Preventing A Vacation From Increasing Your Workload

I recently took a 5 day vacation to Cedar Key and got back to my office to find my email box nearly empty – I was shocked! In the past, every vacation has come at a price – a loaded inbox, a desk covered in memos and notes, and a headache by lunchtime on my first day back. What happened this time that was different?


Well, I planned and pre-empted anything that might need my attention – that’s the first thing. I also communicated with my co-workers about my limited in-office time during the week, and so worked in concert with them to accomplish any group tasks. It’s not that I haven’t done that before, but this time I focused on the big picture rather than the big stack of papers piling up. I made lists, I crossed off the completed tasks, and I used retrospection at the end of the day to review my progress. I still had work to complete when I left for vacation, but it was the work that didn’t have pressing deadlines and wasn’t vital to business while I was away.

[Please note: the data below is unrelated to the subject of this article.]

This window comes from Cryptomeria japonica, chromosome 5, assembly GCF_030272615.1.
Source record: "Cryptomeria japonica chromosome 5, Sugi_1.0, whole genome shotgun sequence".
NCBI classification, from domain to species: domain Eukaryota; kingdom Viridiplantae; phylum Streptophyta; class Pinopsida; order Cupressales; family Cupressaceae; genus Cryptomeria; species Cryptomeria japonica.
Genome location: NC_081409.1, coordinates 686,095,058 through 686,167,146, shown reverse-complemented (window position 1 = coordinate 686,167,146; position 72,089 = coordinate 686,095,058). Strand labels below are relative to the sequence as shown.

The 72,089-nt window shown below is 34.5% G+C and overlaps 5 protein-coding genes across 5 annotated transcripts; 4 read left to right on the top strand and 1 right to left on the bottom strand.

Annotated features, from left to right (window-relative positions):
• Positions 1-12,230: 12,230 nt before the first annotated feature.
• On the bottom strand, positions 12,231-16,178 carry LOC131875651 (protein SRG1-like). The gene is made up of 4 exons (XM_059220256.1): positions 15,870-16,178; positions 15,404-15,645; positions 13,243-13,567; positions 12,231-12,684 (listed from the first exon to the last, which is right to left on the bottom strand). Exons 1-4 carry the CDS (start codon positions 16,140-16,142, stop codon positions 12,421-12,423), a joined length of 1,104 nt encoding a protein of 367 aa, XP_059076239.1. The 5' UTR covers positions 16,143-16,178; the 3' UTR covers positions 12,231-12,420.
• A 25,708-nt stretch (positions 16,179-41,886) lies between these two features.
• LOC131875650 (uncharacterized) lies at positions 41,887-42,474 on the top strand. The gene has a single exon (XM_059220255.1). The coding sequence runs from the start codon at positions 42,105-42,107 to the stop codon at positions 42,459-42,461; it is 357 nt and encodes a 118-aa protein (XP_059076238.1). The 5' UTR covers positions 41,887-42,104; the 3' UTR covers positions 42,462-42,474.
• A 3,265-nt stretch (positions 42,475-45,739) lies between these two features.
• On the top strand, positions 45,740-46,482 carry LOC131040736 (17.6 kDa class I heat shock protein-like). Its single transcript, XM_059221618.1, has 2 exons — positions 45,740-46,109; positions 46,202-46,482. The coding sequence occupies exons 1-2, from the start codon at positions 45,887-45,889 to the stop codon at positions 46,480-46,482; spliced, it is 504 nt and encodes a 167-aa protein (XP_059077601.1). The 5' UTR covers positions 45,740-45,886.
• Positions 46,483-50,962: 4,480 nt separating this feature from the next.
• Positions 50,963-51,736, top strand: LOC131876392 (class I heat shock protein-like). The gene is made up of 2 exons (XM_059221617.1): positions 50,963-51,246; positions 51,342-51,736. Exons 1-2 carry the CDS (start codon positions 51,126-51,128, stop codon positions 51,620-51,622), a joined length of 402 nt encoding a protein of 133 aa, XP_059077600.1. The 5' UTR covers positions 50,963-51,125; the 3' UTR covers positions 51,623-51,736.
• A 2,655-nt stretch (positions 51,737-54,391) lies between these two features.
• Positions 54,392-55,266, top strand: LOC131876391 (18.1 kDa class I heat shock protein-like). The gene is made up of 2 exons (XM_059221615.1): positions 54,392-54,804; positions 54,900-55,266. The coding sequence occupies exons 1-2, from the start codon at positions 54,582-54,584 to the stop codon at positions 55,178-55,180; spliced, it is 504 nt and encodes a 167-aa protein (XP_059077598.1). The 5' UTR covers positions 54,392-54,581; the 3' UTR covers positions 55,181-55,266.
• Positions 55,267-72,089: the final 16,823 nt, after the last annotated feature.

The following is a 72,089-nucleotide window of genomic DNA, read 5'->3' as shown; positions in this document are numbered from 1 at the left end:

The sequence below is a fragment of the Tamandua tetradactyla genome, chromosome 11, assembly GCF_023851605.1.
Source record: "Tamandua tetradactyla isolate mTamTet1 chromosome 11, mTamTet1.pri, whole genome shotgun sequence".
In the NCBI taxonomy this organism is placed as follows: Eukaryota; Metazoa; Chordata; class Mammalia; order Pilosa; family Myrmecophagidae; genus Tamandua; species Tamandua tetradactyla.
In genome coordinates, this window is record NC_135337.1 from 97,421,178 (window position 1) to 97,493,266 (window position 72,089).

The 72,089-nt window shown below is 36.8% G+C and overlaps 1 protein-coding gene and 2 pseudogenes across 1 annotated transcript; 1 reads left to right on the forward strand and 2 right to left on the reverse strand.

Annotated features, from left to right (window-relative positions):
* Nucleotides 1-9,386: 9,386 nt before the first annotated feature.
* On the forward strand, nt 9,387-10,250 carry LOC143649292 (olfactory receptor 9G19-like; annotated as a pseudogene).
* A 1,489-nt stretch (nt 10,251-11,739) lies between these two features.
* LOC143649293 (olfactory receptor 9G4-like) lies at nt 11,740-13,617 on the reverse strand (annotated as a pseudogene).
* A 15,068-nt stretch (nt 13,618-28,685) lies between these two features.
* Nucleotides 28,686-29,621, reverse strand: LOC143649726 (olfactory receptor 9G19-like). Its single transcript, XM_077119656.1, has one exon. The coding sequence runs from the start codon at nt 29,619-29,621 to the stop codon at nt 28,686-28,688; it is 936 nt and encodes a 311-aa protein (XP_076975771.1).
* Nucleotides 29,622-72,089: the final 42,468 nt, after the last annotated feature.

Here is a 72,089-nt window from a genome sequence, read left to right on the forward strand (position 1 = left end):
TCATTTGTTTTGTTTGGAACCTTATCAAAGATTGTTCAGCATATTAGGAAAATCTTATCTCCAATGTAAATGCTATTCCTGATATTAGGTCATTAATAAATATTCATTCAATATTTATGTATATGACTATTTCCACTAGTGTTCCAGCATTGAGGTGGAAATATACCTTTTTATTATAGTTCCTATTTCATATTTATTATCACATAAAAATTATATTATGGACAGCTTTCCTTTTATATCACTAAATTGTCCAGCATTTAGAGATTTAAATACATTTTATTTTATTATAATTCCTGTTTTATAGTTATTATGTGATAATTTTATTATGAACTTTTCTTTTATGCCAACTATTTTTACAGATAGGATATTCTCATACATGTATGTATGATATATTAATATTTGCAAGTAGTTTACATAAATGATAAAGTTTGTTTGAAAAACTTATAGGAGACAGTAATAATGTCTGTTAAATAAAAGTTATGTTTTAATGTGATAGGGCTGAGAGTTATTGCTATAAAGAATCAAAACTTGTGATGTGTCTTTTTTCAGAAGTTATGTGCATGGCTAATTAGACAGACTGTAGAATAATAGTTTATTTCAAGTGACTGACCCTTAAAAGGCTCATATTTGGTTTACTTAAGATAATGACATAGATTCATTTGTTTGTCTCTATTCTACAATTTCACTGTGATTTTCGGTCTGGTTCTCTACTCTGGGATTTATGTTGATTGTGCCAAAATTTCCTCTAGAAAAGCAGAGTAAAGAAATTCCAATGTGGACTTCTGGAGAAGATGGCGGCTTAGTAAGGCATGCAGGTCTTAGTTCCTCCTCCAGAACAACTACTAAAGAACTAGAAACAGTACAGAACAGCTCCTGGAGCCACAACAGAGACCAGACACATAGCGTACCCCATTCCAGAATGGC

Time management isn’t easy for everyone, and for many it’s a constant struggle to balance sanity with accomplishment. When in doubt, I recommend a few moments of silence to reconfirm your priorities and maybe even rearrange them. At our office, we have several places where we can walk away from our desks and sit and think or work. We also have office dogs that lift our spirits and distract us just enough to keep our focus but inspire us frequently too. Things like water cooler discussions and time with the office dogs might seem like they add to an already busy schedule, but in fact they contribute to efficiency. On my last day before vacation, I spent several minutes petting Maxine our office mascot and unofficial boss, and watching her relax kept me motivated throughout the day and only occasionally looking out the window at the clouds as they pass by the window in front of my desk.


Motivation for accomplishment must not be forced or coerced; it must be coaxed and cajoled – and especially, inspired! Think about your motivation in your business – are you inspiring action, or forcing work. Both methods might allow for work to get done, but only one method is going to sustain itself over a long period of time. Consider your options as you try to move towards your goals, and then prioritize. Just remember, stopping to ‘smell the roses’ isn’t just a way to escape work, its valuable inspiration for any efficient worker!